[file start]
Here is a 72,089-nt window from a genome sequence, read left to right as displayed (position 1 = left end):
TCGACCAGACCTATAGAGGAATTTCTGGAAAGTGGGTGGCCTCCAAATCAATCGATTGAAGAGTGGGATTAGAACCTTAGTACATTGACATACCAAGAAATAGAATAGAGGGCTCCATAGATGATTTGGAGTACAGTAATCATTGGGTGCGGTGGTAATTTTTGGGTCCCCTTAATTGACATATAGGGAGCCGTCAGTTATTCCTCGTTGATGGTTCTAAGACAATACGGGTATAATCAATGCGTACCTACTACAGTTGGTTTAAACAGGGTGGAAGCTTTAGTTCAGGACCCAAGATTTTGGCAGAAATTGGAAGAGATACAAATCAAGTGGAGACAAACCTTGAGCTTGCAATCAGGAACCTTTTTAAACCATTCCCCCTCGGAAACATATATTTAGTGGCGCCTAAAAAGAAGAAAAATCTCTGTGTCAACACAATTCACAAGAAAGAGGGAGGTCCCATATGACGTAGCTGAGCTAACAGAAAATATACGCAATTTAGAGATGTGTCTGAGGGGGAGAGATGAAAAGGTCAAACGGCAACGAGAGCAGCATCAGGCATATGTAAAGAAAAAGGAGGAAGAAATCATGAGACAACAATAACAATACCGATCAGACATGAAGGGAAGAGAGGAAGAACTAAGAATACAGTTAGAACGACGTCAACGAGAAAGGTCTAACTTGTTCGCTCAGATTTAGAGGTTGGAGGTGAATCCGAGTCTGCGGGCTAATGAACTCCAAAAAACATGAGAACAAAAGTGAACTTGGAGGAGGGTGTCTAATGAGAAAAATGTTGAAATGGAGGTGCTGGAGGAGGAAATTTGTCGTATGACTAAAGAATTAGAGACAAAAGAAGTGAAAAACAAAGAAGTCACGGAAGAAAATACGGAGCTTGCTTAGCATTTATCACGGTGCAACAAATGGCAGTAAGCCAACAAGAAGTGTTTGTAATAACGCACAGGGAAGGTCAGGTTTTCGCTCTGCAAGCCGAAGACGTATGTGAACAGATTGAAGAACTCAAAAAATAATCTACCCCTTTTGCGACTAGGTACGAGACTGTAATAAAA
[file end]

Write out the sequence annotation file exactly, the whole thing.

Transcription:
Here is a 72,089-nt window from a genome sequence, read left to right as displayed (position 1 = left end):
TCGACCAGACCTATAGAGGAATTTCTGGAAAGTGGGTGGCCTCCAAATCAATCGATTGAAGAGTGGGATTAGAACCTTAGTACATTGACATACCAAGAAATAGAATAGAGGGCTCCATAGATGATTTGGAGTACAGTAATCATTGGGTGCGGTGGTAATTTTTGGGTCCCCTTAATTGACATATAGGGAGCCGTCAGTTATTCCTCGTTGATGGTTCTAAGACAATACGGGTATAATCAATGCGTACCTACTACAGTTGGTTTAAACAGGGTGGAAGCTTTAGTTCAGGACCCAAGATTTTGGCAGAAATTGGAAGAGATACAAATCAAGTGGAGACAAACCTTGAGCTTGCAATCAGGAACCTTTTTAAACCATTCCCCCTCGGAAACATATATTTAGTGGCGCCTAAAAAGAAGAAAAATCTCTGTGTCAACACAATTCACAAGAAAGAGGGAGGTCCCATATGACGTAGCTGAGCTAACAGAAAATATACGCAATTTAGAGATGTGTCTGAGGGGGAGAGATGAAAAGGTCAAACGGCAACGAGAGCAGCATCAGGCATATGTAAAGAAAAAGGAGGAAGAAATCATGAGACAACAATAACAATACCGATCAGACATGAAGGGAAGAGAGGAAGAACTAAGAATACAGTTAGAACGACGTCAACGAGAAAGGTCTAACTTGTTCGCTCAGATTTAGAGGTTGGAGGTGAATCCGAGTCTGCGGGCTAATGAACTCCAAAAAACATGAGAACAAAAGTGAACTTGGAGGAGGGTGTCTAATGAGAAAAATGTTGAAATGGAGGTGCTGGAGGAGGAAATTTGTCGTATGACTAAAGAATTAGAGACAAAAGAAGTGAAAAACAAAGAAGTCACGGAAGAAAATACGGAGCTTGCTTAGCATTTATCACGGTGCAACAAATGGCAGTAAGCCAACAAGAAGTGTTTGTAATAACGCACAGGGAAGGTCAGGTTTTCGCTCTGCAAGCCGAAGACGTATGTGAACAGATTGAAGAACTCAAAAAATAATCTACCCCTTTTGCGACTAGGTACGAGACTGTAATAAAA